December 29, 2008
The fourth day of Kwanzaa celebrates cooperative economics. In Canada, registering is free. In many countries, you need not worry about the cost of registration when you decide to sign up as a potential bone marrow donor. Many people worry about the cost of donation, but the donor does not pay for the donation. Instead, depending on where one lives, the donor, donor's insurance covers it, the medical system, and/or special programs run by the registry to help those in need cover it.
This year, we wrote about ways to register for free in the United States. More than half of the world's donor pool lives in the United States, but it costs money to register. There are still many ways to register for free. If you are in a minority donor pool, you can register for free if you present yourself at a donor centre and funds are available. Also, many blood collection agencies allow people to make two platelet donations in exchange for free registration. Many bone marrow drives offer subsidized registration, which means that registrants pay nothing or less than usual. Online registration with the National Marrow Donor Program in the US can be subsidized if you have been provided a promotional code. Online registration with DKMS Americas is free, but people will be asked if they can make a donation.
In all cases people should pay what they can. Why? Because nothing is ever truly free. When someone registers for free, it means the money has been paid by someone else at some point. Donations gathered at bone marrow drives go toward lab typing costs for another person. When Emru died, we asked for donations to two organizations: The National Marrow Donor Program and The African Caribbean Leukaemia Trust. The funds for the donation to the NMDP will go toward paying for someone to register in the United States. 49% of all matches in the US involve an international recipient or donor, so people are being helped everywhere.
On a community level, the funds for the African Caribbean Leukaemia Trust will go toward covering their costs for their tireless work. Their ultimate initiative is the establishment of a registry for African Caribbean and mixed ethnicity donors.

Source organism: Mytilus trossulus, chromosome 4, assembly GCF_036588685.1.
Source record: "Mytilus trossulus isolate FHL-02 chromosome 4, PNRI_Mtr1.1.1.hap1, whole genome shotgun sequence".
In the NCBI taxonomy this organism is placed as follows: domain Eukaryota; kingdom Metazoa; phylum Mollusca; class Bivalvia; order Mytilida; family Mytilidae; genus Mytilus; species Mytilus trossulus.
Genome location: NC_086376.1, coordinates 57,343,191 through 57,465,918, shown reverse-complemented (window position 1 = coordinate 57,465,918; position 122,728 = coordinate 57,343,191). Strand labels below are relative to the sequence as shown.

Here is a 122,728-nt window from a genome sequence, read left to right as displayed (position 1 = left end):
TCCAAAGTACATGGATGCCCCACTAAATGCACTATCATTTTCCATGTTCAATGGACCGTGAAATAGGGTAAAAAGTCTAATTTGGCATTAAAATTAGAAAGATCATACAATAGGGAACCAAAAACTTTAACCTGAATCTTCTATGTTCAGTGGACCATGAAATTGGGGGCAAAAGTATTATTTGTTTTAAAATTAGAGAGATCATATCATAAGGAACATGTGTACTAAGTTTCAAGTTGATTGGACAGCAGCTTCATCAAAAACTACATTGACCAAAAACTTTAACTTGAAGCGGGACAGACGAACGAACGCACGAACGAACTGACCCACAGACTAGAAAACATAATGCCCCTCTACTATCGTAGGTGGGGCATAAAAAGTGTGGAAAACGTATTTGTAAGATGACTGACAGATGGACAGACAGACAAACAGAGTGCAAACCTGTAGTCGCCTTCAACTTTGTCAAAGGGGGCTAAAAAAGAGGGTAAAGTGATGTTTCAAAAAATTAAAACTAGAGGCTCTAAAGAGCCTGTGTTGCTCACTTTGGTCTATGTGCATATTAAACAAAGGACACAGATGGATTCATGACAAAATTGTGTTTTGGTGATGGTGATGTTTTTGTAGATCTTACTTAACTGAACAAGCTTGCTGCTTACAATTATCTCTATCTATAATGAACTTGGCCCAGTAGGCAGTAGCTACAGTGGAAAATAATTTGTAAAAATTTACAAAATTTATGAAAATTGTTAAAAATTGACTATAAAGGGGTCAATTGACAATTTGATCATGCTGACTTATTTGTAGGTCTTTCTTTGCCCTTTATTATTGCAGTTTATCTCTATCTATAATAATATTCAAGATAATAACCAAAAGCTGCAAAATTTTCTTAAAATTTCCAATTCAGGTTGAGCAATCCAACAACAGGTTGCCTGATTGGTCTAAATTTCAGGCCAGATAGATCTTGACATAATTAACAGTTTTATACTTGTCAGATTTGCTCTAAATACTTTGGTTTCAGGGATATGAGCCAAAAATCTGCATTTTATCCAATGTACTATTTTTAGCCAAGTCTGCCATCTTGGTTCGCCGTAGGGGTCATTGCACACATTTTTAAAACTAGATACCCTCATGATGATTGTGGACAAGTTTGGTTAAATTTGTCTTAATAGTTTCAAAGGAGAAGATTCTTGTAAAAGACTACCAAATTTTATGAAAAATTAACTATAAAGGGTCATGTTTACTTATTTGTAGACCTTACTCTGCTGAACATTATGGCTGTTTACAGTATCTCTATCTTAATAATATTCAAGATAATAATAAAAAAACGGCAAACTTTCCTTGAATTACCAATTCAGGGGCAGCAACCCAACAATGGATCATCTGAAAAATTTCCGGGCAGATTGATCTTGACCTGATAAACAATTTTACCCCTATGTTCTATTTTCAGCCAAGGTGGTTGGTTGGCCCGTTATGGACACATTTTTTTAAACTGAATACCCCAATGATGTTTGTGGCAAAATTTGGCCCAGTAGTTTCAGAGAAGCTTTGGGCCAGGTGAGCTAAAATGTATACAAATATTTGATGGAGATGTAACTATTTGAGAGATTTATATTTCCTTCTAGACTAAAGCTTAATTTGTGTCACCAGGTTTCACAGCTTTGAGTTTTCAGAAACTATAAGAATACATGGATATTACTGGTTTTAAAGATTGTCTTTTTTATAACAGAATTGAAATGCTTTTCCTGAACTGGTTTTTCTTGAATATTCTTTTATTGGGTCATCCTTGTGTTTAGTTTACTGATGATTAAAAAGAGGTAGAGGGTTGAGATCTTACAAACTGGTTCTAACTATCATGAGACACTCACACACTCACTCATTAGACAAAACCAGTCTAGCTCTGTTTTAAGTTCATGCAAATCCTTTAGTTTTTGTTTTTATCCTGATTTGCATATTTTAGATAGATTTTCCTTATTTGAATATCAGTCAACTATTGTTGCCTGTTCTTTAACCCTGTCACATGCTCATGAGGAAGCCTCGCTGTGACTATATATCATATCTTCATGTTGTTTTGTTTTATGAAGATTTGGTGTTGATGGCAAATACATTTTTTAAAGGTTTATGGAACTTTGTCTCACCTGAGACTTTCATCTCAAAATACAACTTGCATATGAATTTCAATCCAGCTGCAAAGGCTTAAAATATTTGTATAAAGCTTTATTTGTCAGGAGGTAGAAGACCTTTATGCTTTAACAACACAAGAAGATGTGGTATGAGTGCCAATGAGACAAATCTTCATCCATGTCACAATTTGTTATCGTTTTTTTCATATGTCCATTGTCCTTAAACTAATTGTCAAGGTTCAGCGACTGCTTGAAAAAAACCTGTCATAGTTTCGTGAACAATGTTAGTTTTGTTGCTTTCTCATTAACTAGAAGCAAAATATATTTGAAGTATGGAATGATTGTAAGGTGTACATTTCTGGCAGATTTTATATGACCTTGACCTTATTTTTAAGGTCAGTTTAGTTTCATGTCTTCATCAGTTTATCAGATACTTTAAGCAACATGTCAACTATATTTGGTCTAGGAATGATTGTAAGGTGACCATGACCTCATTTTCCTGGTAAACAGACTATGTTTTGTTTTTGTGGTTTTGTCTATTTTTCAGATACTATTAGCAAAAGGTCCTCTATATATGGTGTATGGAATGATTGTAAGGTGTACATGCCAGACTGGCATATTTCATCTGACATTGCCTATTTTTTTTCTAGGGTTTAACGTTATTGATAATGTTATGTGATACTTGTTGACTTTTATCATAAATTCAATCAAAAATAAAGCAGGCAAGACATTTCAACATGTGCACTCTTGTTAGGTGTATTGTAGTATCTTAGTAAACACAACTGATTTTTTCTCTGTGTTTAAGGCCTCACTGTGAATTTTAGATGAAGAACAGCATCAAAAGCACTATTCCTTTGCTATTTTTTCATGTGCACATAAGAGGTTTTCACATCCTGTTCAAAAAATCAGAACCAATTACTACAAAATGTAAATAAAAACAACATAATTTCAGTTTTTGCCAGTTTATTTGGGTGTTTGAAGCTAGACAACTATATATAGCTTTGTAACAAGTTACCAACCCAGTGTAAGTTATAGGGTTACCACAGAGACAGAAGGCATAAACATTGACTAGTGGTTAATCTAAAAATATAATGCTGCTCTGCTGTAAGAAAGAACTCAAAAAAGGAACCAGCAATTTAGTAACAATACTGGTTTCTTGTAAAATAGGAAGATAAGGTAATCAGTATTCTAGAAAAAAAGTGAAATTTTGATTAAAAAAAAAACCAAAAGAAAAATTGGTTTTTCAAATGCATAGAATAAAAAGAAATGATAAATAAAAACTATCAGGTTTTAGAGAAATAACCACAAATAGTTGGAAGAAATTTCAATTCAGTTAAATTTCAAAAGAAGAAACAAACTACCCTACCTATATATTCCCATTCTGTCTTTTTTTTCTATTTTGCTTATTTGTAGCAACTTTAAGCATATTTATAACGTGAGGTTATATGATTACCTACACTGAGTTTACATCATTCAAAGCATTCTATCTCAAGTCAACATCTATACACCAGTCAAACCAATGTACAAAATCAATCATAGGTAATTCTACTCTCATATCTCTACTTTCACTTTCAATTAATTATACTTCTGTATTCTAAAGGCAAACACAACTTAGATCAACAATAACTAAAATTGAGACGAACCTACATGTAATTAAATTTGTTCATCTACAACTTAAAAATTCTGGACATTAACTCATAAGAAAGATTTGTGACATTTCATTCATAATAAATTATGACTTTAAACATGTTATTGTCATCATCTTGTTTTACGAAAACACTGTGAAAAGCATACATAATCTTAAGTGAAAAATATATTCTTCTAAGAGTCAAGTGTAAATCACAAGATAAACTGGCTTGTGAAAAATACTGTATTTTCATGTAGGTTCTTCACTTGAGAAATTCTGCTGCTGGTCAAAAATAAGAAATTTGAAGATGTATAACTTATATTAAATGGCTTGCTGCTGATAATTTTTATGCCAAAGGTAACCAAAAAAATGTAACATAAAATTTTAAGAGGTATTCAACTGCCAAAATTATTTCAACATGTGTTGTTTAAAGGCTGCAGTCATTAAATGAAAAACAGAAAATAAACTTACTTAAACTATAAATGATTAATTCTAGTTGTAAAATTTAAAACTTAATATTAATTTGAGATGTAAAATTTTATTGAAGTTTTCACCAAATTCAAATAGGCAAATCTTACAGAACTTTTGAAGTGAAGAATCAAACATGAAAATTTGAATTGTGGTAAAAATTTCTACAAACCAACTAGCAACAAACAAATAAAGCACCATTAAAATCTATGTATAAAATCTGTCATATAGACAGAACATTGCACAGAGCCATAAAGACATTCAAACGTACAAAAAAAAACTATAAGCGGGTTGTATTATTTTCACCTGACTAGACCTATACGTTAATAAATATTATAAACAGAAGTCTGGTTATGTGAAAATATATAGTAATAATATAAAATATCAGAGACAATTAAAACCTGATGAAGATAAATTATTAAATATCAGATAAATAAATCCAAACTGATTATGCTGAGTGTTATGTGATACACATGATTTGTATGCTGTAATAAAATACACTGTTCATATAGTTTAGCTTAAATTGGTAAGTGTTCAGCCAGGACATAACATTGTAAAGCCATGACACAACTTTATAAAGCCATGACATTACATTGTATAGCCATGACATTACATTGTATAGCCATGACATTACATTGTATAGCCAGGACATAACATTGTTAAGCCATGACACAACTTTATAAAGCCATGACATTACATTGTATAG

On a personal level, many people stepped forward to help Emru's appeal. People chipped in to help subsidize flyers, print ads, buttons, and much more. We couldn't have done it on the level we did without you.
May 5, 2008
If you are not a US resident, this is still important information. Even if you do not live in the US, people who register in the US could save the life of a person anywhere in the world, maybe even where you live. So tell someone about this.
The National Marrow Donor Program (NMDP) has finally included the details of free registration during its Thanks Mom campaign, from May 5 to May 19.
During the event, costs to join the Registry online or at a bone marrow drive are paid for by generous partners and contributors so that it is
Free for the first 46,000 people who join the registry via the NMDP.
This includes the first 10,000 who register for a kit online.
In the US, you get the inside of your cheek swabbed. You get a kit at home or you go to a sponsored NMDP bone marrow drive.
To register online or find the nearest NMDP bone marrow drive, go to www.marrow.org. You can also find a list of some of this week's drives in an earlier post.
-70% of the people who need a bone marrow transplant will need an unrelated donor
-Many people will not find their match, so more people are needed
-The most likely match the same or similar ethnicity
-There is a severe shortage of people of African descent on the registries worldwide. It is very hard to match someone who is African Caribbean. There are others who are even harder to find a match for. If you are Chinese, it is very difficult to find a match. There are severe shortage of people of many ethnicities and you may be surprised to find out you are on the list.
-49% of the matches in the US involve an international donor or recipient, including recipients in countries where there are no registries, which includes all of the Caribbean.
-This is a life-saving procedure for the recipient that is low-risk, not time-consuming, and not done at a cost to the donor.
There are a lot of myths surrounding donation. The facts may surprise you. If you want to know more about the two types of donation, watch this video.
As you've seen in the donor stories, we have found, the few people who donated twice, have said they had no problem agreeing to do it again.
April 17, 2008
Free for minorities, reduced cost ($25) otherwise. From Fremont Public Library...Let's Talk!:
A blood and bone marrow drive will be held at the College of Lake County on Wednesday, April 23. The drive is sponsored by the CLC Health Center and LifeSource and will be held from 9 a.m. to 8 p.m. in Anderson Court, located in Building A on the Grayslake Campus, 19351 W. Washington St.
April 11, 2008
$30 registration for Caucasians, free for minorities. From the Grand Junction Free Press:
Anyone else willing to help Bryson or become a match for others can come to the DoubleTree Hotel, 743 Horizon Drive, from 11 a.m. to 3 p.m. Saturday to submit a cheek swab and enter their name on the National Marrow Donor Program Registry.
Reduced registration costs for Caucasians ($25) and free registration for minorities at a drive happening in Las Vegas this afternoon. From KVBC News 3, the location and time:
Dean Allen Elementary
April 4, 2008
From the McDuffie Mirror:
A marrow drive will be held at Marshall Baptist Church from 10 a.m. until 2 p.m., Saturday, April 19, in the fellowship hall.